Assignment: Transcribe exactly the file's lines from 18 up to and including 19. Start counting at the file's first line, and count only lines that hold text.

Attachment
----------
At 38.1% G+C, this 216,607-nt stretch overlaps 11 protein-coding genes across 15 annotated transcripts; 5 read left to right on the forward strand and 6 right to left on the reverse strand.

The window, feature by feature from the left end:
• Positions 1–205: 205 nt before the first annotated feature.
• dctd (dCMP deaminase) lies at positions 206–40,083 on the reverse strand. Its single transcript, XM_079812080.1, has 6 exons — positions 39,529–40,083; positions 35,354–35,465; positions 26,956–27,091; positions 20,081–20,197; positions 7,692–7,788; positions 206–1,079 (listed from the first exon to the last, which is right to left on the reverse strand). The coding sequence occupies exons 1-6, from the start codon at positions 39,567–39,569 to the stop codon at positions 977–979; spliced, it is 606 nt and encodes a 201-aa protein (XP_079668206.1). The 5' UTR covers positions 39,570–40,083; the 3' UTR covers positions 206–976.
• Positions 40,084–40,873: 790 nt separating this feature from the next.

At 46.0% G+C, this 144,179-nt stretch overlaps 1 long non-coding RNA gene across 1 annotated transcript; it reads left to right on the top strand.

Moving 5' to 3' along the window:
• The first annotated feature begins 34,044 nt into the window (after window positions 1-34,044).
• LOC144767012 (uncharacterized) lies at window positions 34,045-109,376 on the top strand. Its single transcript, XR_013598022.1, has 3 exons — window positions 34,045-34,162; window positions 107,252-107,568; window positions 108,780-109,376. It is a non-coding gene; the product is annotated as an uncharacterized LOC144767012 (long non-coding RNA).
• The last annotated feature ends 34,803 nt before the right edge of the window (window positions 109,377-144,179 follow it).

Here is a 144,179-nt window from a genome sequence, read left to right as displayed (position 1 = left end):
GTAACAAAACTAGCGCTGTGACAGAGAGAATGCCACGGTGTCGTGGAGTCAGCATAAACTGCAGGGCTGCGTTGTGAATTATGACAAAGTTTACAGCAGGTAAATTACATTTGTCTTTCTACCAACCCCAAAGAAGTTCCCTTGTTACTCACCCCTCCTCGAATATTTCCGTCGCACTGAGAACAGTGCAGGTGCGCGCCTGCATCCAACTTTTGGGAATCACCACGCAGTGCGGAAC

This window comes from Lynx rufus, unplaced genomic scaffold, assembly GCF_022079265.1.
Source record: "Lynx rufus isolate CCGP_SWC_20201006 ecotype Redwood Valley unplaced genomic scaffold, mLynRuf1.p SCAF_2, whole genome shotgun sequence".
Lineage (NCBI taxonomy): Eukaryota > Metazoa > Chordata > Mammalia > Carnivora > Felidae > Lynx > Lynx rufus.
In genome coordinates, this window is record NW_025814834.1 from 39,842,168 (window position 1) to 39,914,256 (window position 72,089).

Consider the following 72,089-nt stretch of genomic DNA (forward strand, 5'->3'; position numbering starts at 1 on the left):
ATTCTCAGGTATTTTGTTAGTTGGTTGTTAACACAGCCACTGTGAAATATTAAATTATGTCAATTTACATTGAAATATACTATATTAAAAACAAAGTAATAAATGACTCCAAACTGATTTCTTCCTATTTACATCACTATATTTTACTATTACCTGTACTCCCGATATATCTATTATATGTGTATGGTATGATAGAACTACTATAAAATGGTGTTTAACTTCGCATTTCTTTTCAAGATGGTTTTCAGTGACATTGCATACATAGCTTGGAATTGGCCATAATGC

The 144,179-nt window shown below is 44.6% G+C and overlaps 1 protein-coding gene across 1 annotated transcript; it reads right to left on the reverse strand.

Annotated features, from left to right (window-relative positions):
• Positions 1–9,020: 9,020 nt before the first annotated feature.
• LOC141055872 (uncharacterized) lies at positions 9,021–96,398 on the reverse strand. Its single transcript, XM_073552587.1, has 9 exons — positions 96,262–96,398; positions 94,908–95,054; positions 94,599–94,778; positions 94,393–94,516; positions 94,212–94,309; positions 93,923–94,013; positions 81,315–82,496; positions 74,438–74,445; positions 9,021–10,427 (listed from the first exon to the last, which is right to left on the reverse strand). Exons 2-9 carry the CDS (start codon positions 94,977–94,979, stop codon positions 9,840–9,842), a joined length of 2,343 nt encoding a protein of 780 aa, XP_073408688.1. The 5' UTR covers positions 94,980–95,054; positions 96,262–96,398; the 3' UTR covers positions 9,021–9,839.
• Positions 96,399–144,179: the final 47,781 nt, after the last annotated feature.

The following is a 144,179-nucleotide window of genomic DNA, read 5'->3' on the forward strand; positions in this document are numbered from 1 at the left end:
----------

ATTCTCAGGTATTTTGTTAGTTGGTTGTTAACACAGCCACTGTGAAATATTAAATTATGTCAATTTACATTGAAATATACTATATTAAAAACAAAGTAATAAATGACTCCAAACTGATTTCTTCCTATTTACATCACTATATTTTACTATTACCTGTACTCCCGATATATCTATTATATGTGTATGGTATGATAGAACTACTATAAAATGGTGTTTAACTTCGCATTTCTTTTCAAGATGGTTTTCAGTGACATTGCATACATAGCTTGGAATTGGCCATAATGC

The 144,179-nt window shown below is 44.6% G+C and overlaps 1 protein-coding gene across 1 annotated transcript; it reads right to left on the reverse strand.